Ravel received a performance, which, if less surprising, was no less excellent. The players offered a more conventionally polished sound from the outset; one could hardly have – or wish to have – ‘unpolished’ Ravel. There was sheen aplenty for fury and placidity alike, as the composer surely demands. (Presumably somebody somewhere is claiming that any Ravel performance daring to show a little vibrato, a little beauty of tone, is an outright abomination, but who cares?) Subtle rubato emerged from the material rather than being imposed upon it. The scherzo thrilled, sparks duly, precisely, lovingly flying. Tenderness, though, lay at its heart. There was an almost Webern-like mystery to the slow movement, an inscrutability to the opening material and its development: seemingly unpredictable, even when one ‘knew’ it. This was not easy Ravel; nor should it have been. There was great sweetness but we also experienced great reticence and an almost Debussyan ambiguity: through, not in spite of, compositional and performative precision. The finale opened, seemingly hurtling towards the vortex, à ‘La Valse’¸taking with it material it recalled from before, but with progress as mysterious as that in the preceding movement. The Quatuor Ebène offered playing of a febrile intensity such as to attain true climax.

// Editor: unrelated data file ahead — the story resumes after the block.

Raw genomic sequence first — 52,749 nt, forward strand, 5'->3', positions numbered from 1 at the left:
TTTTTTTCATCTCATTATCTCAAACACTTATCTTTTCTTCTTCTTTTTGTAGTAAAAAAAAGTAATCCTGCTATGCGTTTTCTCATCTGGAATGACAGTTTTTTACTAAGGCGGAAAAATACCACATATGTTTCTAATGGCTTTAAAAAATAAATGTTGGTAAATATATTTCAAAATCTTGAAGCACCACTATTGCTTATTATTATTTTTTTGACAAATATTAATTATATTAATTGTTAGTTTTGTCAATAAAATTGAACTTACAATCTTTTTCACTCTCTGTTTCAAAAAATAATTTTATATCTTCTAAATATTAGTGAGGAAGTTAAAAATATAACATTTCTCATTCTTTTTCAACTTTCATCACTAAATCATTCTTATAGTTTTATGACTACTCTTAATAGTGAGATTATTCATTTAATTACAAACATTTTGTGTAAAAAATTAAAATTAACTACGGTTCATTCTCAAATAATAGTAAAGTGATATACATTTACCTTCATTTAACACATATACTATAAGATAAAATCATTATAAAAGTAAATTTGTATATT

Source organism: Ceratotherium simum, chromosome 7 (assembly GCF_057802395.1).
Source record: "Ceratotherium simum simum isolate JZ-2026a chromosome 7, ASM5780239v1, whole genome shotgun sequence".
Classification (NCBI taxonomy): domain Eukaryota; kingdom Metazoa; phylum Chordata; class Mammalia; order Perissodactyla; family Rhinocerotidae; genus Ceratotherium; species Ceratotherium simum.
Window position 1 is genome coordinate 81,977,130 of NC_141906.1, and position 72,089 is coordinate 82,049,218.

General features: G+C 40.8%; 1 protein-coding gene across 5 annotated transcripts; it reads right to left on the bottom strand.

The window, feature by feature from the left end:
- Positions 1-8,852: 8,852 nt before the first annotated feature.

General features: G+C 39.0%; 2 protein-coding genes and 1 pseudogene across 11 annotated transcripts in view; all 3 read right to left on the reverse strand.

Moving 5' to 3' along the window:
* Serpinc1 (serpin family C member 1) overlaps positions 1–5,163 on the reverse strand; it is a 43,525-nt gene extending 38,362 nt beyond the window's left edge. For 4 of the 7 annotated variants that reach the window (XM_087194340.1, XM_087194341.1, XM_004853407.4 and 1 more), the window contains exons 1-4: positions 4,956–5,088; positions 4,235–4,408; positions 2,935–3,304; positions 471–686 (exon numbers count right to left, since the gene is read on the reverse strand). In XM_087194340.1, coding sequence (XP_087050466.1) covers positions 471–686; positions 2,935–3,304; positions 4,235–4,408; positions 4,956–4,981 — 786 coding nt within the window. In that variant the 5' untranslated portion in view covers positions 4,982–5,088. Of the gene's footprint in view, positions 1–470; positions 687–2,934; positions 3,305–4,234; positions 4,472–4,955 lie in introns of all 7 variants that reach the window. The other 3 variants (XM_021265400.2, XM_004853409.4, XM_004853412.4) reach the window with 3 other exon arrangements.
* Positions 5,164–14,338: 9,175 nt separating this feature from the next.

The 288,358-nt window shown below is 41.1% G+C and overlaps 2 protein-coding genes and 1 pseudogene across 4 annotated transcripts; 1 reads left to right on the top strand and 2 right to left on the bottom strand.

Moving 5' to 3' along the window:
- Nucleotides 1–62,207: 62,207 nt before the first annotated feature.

Uchida added her famously pellucid piano tone and unforced, unshowy musicality to the ensemble for Schumann’s Piano Quintet. I really cannot understand why we do not hear this wonderful work more often; maybe ‘we’ do, and I have just been unfortunate in missing out on performances. The opening of the first movement was forthright yet melting, solo – by which, I do not just mean the piano – and ensemble playing equally tender. Schumann’s myriad of instrumental combinations were rendered wonderfully alive. Closeness to Brahms was both maintained and guarded against; this sounded ‘like’ no one other than Schumann, whatever connections presented themselves. Indeed, at some points, both here and in the second movement, it was Schubert and the Lied tradition that came to my mind, composer and performance seemingly constructing and deconstructing song before our ears. All, in a sense, were both songbirds and their grim hunters. Uchida maintained the harmonic basis for all that happened, as if playing for an instrumental Frauenliebe und -leben. The scherzo, by contrast, showed a strength of purpose which it was more or less impossible not to think of as Beethovenian, underlying even the relative relaxation of the first trio. Concision, both in work and performance, were certainly worthy of Beethoven, and it was difficult to avoid the sense of Schumann touching Brahms’s shoulder in the second trio. The exhilaration was such that we might almost already have heard our finale. That, of course, required something different, and received it, in what must surely be one of Schumann’s most creative responses to the ‘finale problem’. The music emerged in all its variegated glory and, at least as important, with all its emotional weight. Bachian lessons were learned – and returned with interest.